Inorganic nanostructures have been used extensively to package nucleic acids into forms useful for therapeutic applications. Here we report that the two products of transcription, RNA and inorganic pyrophosphate, can self-assemble to form composite microsponge structures composed of nanocrystalline magnesium pyrophosphate sheets (Mg2P 2O7•3.5H2O) with RNA adsorbed to their surfaces. The microsponge particles contain high loadings of RNA (15-21 wt.%) that are protected from degradation and can be obtained through a rolling circle mechanism as large concatemers capable of mediating RNAi. The morphology of the RNAi microsponges is influenced by the time-course of the transcription reaction and interactions between RNA and the inorganic phase. Previous work demonstrated that polycations can be used to condense RNAi microsponges into nanoparticles capable of efficient transfection with low toxicity. Our new findings suggest that the formation of these nanoparticles is mediated by the gradual dissolution of magnesium pyrophosphate that occurs in the presence of polycations. The simple one-pot approach for assembling RNAi microsponges along with their unique properties could make them useful for RNA-based therapeutics. The structure of microsponges formed during rolling circle transcription is elucidated. These particles consist of RNA adsorbed onto the surface of nanocrystalline magnesium pyrophosphate sheets that self-assemble as RNA and pyrophosphate are produced during transcription. This unique composite structure allows for high loadings of RNA capable of mediating RNAi.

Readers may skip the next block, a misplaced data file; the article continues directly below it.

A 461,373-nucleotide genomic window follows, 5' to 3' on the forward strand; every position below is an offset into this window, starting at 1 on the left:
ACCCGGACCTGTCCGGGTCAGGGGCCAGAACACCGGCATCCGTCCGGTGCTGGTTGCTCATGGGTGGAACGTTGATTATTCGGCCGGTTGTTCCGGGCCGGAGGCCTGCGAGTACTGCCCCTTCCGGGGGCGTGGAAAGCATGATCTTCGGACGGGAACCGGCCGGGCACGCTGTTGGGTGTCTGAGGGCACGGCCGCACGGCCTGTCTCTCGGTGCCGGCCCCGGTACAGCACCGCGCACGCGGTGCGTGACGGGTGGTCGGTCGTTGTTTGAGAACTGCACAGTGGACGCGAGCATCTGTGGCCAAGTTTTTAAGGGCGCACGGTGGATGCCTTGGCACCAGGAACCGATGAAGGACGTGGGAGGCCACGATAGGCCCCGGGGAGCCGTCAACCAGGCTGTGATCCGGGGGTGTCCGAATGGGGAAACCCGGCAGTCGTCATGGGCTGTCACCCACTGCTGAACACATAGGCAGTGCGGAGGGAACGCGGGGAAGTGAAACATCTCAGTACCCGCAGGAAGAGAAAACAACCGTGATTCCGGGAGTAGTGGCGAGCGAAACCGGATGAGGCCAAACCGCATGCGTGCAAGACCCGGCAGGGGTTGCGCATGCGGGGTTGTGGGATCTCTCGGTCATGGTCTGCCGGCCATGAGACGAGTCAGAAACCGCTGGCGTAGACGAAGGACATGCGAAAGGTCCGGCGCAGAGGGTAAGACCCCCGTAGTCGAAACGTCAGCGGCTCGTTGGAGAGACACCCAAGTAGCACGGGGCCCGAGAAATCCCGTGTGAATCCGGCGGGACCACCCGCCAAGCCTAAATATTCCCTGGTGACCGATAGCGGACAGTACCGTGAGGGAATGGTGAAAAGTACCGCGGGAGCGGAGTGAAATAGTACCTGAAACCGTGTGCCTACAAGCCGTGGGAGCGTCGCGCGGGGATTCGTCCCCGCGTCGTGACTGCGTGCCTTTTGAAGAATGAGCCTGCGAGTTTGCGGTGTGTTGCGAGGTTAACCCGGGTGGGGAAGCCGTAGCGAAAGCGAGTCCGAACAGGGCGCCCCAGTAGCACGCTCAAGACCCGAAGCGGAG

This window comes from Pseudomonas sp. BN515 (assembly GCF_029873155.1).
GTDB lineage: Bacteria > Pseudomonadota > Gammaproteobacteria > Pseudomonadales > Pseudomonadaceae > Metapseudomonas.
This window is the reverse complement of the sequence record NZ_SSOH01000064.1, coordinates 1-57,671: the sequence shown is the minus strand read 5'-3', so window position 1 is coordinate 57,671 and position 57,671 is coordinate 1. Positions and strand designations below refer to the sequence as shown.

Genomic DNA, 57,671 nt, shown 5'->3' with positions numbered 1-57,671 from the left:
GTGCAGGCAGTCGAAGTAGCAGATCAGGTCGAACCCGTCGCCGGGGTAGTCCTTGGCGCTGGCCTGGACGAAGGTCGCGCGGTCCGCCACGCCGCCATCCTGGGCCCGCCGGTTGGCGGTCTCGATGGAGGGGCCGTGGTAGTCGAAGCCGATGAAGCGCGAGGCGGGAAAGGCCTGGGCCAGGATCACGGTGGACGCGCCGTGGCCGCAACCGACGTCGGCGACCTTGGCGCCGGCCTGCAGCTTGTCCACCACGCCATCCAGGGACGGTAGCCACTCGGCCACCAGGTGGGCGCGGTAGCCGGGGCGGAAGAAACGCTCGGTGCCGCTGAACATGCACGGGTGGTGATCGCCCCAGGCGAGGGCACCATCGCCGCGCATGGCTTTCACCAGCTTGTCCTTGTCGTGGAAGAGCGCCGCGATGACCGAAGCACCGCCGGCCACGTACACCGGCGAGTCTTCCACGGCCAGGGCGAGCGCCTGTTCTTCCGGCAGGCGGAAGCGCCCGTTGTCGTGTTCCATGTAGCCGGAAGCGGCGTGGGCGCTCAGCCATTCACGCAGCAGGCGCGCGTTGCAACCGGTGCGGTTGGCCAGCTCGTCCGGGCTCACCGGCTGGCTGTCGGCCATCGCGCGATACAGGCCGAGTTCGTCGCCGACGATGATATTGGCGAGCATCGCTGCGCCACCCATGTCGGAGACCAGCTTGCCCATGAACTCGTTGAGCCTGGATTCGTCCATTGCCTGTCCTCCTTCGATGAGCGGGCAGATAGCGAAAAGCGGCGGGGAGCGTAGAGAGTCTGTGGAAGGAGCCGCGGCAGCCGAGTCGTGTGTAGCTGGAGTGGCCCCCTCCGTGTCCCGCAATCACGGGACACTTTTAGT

All Science Journal Classification (ASJC) codes
- Materials Science(all)